Taking a long trek to teach


ISLAMABAD: May 2, 2018. Headlines told of an unconventional educationist who traveled every day to work on her motorcycle to teach at a school for boys in southern Punjab.
Mahjabeen Malghani hits the road for a 60-kilometer ride on her motorbike to teach her primary-school class in Dera Ghazi Khan. Health concerns rendered her husband unable to drive and he, a teacher himself, taught his wife to ride in order to make her daily commute possible.

“I was working with a tuition center. Once I had my own kids I decided to ease up my situation by switching to primary-school teaching — otherwise I was teaching students in 9th, 10th grades as well,” she said.
One of her students was a newly wed young girl and a mother-of-two whom she helped to pass with high marks with her FA.
These days Malghani teaches young children who welcome and await her, the only female teacher on staff, at the school with open arms.
“I enjoy it a lot, I like working with young kids,” she said. “They’re good kids, they try hard, they enjoy what they’re taught, and they want more.”
Malghani was hoping to land on the medical track but when things didn’t work out that way she found teaching, a profession she shares with her husband, Farooq Malghani, and one that he and his family encouraged her, despite cultural restrictions, to follow. It was after her marriage she completed her masters in political science.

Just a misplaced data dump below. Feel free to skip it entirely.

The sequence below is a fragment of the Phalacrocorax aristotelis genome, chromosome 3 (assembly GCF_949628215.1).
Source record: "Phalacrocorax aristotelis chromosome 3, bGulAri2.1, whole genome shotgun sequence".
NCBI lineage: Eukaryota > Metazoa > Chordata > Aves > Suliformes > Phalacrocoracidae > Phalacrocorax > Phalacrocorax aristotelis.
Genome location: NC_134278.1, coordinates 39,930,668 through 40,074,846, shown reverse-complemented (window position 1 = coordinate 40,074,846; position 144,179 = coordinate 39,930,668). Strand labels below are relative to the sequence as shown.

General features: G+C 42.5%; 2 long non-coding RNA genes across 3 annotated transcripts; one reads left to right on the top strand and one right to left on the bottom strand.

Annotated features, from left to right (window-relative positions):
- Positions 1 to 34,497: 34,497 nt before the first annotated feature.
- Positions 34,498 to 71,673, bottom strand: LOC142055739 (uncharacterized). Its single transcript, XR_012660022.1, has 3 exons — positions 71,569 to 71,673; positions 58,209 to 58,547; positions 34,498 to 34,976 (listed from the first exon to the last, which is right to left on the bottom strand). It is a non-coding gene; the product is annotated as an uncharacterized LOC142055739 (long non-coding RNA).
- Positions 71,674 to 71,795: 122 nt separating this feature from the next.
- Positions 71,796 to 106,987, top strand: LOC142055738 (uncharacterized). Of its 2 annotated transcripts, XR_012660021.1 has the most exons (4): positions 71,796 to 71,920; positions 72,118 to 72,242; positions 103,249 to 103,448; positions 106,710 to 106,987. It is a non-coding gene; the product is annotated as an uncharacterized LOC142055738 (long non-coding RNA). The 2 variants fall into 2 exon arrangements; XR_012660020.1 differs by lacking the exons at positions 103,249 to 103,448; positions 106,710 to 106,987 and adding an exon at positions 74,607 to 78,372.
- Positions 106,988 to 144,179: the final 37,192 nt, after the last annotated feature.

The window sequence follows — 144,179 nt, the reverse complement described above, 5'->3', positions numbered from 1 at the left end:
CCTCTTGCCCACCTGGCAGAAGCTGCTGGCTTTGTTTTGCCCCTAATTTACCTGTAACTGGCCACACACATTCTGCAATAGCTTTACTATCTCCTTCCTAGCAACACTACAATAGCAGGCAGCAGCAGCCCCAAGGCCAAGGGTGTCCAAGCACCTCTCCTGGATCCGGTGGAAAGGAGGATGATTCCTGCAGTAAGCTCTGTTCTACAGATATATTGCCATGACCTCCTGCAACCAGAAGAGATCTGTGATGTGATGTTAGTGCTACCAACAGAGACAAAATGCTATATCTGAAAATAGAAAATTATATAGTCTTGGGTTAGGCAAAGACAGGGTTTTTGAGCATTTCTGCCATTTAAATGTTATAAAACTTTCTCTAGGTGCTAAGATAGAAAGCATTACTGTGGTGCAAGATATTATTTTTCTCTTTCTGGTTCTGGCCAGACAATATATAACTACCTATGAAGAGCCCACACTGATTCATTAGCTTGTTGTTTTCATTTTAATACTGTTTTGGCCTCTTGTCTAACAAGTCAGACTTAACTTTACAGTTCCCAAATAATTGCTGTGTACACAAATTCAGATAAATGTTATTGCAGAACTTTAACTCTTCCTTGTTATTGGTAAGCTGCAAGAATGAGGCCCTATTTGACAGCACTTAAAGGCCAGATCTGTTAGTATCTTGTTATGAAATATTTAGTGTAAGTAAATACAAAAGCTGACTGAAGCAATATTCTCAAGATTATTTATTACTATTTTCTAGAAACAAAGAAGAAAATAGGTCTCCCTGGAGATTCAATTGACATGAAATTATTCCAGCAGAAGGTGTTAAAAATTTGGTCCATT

The area she works in is predominantly tribal, not known for its ease of education or for women in the workforce. The area is also known for being the location for many anti-terror and anti-gang campaigns, with a large number of counterterror attacks by security forces taking place as recently as last year. Malghani is welcomed by the area she serves, but it took some time to get there.
Malghani is herself a mother of six, and has begun to find the trek she has made for the past six years a bit tiring.
“I once had a horrible accident on my way to work. There were also some terrorist situations happening so it hasn’t always been the safest thing,” said Malghani. “I have six kids at home and my work is about an hour to an hour-and-a-half drive. It’s hard to balance home life with school life.”

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